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Clin Epigenetics. 2014 Aug 12;6(1):15. doi: 10.1186/1868-7083-6-15. eCollection 2014.

High-throughput DNA analysis shows the importance of methylation in the control of immune inflammatory gene transcription in chronic periodontitis.

Author information

  • 1Department of Morphology, School of Dentistry of Piracicaba, FOP-UNICAMP, University of Campinas, Av. Limeira 901, Piracicaba, SP 13414-018, Brazil.
  • 2Department of Morphology, School of Dentistry of Piracicaba, FOP-UNICAMP, University of Campinas, Av. Limeira 901, Piracicaba, SP 13414-018, Brazil ; Ontario Cancer Institute, Princess Margaret Hospital, University Health Network, Toronto, ON M5G 2M9, Canada.
  • 3Ontario Cancer Institute, Princess Margaret Hospital, University Health Network, Toronto, ON M5G 2M9, Canada.

Abstract

BACKGROUND:

Chronic periodontitis represents a complex disease that is hard to control and is not completely understood. Evidence from past studies suggests that there is a key role for DNA methylation in the pathogenesis of periodontitis. However, all reports have applied technologies that investigate genes in a low throughput. In order to advance in the knowledge of the disease, we analyzed DNA methylation variations associated with gene transcription using a high-throughput assay. Infinium® HumanMethylation450 (Illumina) was performed on gingival samples from 12 periodontitis cases and 11 age-matched healthy individuals. Methylation data of 1,284 immune-related genes and 1,038 cell cycle-related genes from Gene Ontology (GO) and 575 genes from a dataset of stably expressed genes (genes with consistent expression in different physiological states and tissues) were extracted from a microarray dataset and analyzed using bioinformatics tools. DNA methylation variations ranging from -2,000 to +2,000 bp from the transcription start site (TSS) were analyzed, and the results were tested against a differential expression microarray dataset between healthy and periodontitis gingival tissues. Differences were evaluated using tests from the R Statistical Project.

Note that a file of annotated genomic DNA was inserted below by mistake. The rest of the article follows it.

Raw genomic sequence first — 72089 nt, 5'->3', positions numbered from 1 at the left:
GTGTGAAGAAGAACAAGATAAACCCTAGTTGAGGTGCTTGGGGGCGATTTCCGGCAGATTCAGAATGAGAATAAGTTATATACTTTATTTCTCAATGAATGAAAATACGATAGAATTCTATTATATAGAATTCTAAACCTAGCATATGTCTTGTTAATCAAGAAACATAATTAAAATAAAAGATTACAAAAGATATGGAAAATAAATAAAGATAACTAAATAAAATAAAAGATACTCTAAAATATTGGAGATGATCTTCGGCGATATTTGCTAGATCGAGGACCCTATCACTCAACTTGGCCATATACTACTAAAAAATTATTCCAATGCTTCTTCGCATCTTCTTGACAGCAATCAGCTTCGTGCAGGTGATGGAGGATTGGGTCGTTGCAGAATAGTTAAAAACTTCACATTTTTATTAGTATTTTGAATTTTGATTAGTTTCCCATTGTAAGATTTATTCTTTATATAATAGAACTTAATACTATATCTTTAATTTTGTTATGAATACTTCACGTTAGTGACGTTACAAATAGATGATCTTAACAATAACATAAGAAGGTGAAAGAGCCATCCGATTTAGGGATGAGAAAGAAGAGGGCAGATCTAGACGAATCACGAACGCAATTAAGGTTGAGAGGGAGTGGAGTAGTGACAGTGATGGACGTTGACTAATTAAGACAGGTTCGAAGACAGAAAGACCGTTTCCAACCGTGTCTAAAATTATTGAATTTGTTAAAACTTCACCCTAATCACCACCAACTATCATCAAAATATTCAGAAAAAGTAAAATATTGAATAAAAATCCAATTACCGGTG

RESULTS:

The comparison of probes between periodontitis and normal gingival tissues showed that the mean methylation scores and the frequency of methylated probes were significantly lower in genes related to the immune process. In the immune group, these parameters were negatively correlated with gene expression (Mann-Whitney test, p < 2.2e - 16).

CONCLUSIONS:

Our results show that variations in DNA methylation between healthy and periodontitis cases are higher in genes related to the immune-inflammatory process. Thus, DNA methylation must be modulating chromatin regions and, consequently, modulating the mRNA transcription of immune-inflammatory genes related with periodontitis, impacting the prognosis of disease.

KEYWORDS:

Chronic periodontitis; DNA methylation; Epigenetics; Inflammation; Transcription

PMID:
25147584
PMCID:
PMC4140141
DOI:
10.1186/1868-7083-6-15
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